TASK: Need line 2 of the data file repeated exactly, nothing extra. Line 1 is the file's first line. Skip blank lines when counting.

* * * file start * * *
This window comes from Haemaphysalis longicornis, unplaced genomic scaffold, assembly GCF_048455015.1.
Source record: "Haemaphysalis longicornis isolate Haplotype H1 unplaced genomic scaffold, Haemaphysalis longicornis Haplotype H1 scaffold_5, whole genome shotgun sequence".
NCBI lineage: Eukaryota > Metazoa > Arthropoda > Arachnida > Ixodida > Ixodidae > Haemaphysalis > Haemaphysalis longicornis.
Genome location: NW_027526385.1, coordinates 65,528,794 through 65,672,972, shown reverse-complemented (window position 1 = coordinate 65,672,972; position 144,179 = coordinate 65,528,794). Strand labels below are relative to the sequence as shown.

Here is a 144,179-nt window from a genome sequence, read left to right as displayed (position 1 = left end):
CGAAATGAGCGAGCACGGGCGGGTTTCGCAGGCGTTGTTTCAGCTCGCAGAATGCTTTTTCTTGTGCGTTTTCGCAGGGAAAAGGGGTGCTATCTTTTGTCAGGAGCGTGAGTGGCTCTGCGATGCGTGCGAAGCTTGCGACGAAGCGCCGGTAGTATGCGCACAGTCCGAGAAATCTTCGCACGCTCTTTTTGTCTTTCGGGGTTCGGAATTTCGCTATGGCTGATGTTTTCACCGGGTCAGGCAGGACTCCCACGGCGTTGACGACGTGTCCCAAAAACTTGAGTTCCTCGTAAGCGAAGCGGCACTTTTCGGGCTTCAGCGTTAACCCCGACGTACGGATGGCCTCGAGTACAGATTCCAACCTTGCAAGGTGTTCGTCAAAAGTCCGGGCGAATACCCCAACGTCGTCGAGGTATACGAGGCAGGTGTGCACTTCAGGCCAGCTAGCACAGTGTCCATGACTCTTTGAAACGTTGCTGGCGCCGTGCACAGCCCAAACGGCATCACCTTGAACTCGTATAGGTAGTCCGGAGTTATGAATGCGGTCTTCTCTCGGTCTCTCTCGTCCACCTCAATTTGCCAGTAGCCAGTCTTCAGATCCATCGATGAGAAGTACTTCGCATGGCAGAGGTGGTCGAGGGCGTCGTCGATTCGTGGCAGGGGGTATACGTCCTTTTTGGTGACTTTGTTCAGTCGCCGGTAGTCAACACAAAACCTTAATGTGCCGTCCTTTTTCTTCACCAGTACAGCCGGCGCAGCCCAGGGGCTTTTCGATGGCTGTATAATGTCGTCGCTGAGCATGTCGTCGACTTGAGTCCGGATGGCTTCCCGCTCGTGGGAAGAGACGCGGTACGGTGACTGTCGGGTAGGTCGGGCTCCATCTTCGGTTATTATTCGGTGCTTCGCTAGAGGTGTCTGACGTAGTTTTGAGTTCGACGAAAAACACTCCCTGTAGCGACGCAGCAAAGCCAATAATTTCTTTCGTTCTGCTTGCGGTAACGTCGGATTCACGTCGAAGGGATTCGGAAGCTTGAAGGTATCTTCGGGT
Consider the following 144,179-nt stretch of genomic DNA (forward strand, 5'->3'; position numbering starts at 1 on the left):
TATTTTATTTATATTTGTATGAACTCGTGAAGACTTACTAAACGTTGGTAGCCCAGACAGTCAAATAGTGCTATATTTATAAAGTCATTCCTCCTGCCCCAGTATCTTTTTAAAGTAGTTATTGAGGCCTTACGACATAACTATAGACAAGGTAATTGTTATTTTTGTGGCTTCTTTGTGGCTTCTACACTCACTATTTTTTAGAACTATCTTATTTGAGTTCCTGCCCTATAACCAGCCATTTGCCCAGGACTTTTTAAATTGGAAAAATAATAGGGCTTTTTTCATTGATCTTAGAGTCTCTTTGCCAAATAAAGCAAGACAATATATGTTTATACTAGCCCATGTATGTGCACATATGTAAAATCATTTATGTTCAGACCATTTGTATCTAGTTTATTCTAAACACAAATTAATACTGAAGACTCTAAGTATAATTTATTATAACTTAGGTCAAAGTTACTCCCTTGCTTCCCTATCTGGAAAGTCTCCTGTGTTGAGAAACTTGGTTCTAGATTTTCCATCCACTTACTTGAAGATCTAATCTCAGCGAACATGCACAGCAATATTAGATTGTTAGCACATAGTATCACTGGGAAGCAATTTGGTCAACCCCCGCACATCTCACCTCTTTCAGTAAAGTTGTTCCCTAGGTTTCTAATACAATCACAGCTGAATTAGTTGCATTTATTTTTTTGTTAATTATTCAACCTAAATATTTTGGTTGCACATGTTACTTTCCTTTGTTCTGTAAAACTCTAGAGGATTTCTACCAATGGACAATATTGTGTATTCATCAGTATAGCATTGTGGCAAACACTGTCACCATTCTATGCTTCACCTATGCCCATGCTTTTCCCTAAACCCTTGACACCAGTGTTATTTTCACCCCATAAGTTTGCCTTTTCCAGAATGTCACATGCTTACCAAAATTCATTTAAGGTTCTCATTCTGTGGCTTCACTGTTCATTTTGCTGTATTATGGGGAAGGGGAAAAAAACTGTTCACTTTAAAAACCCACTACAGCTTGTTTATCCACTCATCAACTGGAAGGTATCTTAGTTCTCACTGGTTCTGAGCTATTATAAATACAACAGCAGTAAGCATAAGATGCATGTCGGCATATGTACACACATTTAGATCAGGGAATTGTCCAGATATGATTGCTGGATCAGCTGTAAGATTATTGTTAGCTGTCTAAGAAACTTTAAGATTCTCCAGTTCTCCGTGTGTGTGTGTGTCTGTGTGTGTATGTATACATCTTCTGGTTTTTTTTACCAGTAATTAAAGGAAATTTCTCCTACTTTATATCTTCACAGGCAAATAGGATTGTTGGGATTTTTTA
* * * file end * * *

Source record: "Haemaphysalis longicornis isolate Haplotype H1 unplaced genomic scaffold, Haemaphysalis longicornis Haplotype H1 scaffold_5, whole genome shotgun sequence".